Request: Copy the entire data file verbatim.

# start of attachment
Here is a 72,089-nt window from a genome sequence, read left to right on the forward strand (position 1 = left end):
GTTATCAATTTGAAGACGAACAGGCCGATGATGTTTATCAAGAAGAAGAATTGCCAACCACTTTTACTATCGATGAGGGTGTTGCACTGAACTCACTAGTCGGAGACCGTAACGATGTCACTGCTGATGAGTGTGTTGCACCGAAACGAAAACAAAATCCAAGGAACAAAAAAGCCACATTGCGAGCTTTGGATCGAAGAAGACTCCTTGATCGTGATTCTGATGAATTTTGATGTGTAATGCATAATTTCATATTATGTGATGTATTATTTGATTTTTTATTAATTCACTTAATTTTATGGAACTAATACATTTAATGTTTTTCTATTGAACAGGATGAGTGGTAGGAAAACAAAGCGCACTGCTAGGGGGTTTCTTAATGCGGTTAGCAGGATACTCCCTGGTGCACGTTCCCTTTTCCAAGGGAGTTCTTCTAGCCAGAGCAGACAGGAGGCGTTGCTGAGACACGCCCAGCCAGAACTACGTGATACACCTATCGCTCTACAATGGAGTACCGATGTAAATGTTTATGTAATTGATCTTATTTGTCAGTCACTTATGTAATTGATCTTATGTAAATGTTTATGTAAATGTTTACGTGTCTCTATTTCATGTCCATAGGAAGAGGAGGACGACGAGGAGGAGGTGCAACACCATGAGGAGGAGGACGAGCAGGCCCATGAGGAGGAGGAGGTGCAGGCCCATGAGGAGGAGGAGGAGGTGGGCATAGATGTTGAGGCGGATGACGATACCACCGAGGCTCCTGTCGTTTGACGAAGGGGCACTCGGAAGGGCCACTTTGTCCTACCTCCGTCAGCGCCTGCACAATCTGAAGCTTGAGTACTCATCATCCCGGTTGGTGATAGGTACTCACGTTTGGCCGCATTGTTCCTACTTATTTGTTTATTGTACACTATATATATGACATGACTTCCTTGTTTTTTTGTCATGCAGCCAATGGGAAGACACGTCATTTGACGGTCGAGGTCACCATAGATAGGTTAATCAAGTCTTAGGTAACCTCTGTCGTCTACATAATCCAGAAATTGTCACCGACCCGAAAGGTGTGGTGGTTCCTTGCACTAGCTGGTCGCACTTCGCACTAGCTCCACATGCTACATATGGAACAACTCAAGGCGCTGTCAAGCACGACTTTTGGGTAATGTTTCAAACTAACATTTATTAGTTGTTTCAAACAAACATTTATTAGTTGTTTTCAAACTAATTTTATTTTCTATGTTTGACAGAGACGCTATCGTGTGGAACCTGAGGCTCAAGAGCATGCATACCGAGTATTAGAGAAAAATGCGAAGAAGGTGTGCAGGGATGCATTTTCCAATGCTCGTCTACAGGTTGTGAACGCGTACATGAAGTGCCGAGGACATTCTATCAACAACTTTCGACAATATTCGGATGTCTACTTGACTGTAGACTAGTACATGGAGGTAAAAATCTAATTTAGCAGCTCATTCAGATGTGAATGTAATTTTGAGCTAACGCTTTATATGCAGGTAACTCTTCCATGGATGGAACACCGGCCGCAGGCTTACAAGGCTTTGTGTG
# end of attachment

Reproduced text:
Here is a 72,089-nt window from a genome sequence, read left to right on the forward strand (position 1 = left end):
GTTATCAATTTGAAGACGAACAGGCCGATGATGTTTATCAAGAAGAAGAATTGCCAACCACTTTTACTATCGATGAGGGTGTTGCACTGAACTCACTAGTCGGAGACCGTAACGATGTCACTGCTGATGAGTGTGTTGCACCGAAACGAAAACAAAATCCAAGGAACAAAAAAGCCACATTGCGAGCTTTGGATCGAAGAAGACTCCTTGATCGTGATTCTGATGAATTTTGATGTGTAATGCATAATTTCATATTATGTGATGTATTATTTGATTTTTTATTAATTCACTTAATTTTATGGAACTAATACATTTAATGTTTTTCTATTGAACAGGATGAGTGGTAGGAAAACAAAGCGCACTGCTAGGGGGTTTCTTAATGCGGTTAGCAGGATACTCCCTGGTGCACGTTCCCTTTTCCAAGGGAGTTCTTCTAGCCAGAGCAGACAGGAGGCGTTGCTGAGACACGCCCAGCCAGAACTACGTGATACACCTATCGCTCTACAATGGAGTACCGATGTAAATGTTTATGTAATTGATCTTATTTGTCAGTCACTTATGTAATTGATCTTATGTAAATGTTTATGTAAATGTTTACGTGTCTCTATTTCATGTCCATAGGAAGAGGAGGACGACGAGGAGGAGGTGCAACACCATGAGGAGGAGGACGAGCAGGCCCATGAGGAGGAGGAGGTGCAGGCCCATGAGGAGGAGGAGGAGGTGGGCATAGATGTTGAGGCGGATGACGATACCACCGAGGCTCCTGTCGTTTGACGAAGGGGCACTCGGAAGGGCCACTTTGTCCTACCTCCGTCAGCGCCTGCACAATCTGAAGCTTGAGTACTCATCATCCCGGTTGGTGATAGGTACTCACGTTTGGCCGCATTGTTCCTACTTATTTGTTTATTGTACACTATATATATGACATGACTTCCTTGTTTTTTTGTCATGCAGCCAATGGGAAGACACGTCATTTGACGGTCGAGGTCACCATAGATAGGTTAATCAAGTCTTAGGTAACCTCTGTCGTCTACATAATCCAGAAATTGTCACCGACCCGAAAGGTGTGGTGGTTCCTTGCACTAGCTGGTCGCACTTCGCACTAGCTCCACATGCTACATATGGAACAACTCAAGGCGCTGTCAAGCACGACTTTTGGGTAATGTTTCAAACTAACATTTATTAGTTGTTTCAAACAAACATTTATTAGTTGTTTTCAAACTAATTTTATTTTCTATGTTTGACAGAGACGCTATCGTGTGGAACCTGAGGCTCAAGAGCATGCATACCGAGTATTAGAGAAAAATGCGAAGAAGGTGTGCAGGGATGCATTTTCCAATGCTCGTCTACAGGTTGTGAACGCGTACATGAAGTGCCGAGGACATTCTATCAACAACTTTCGACAATATTCGGATGTCTACTTGACTGTAGACTAGTACATGGAGGTAAAAATCTAATTTAGCAGCTCATTCAGATGTGAATGTAATTTTGAGCTAACGCTTTATATGCAGGTAACTCTTCCATGGATGGAACACCGGCCGCAGGCTTACAAGGCTTTGTGTG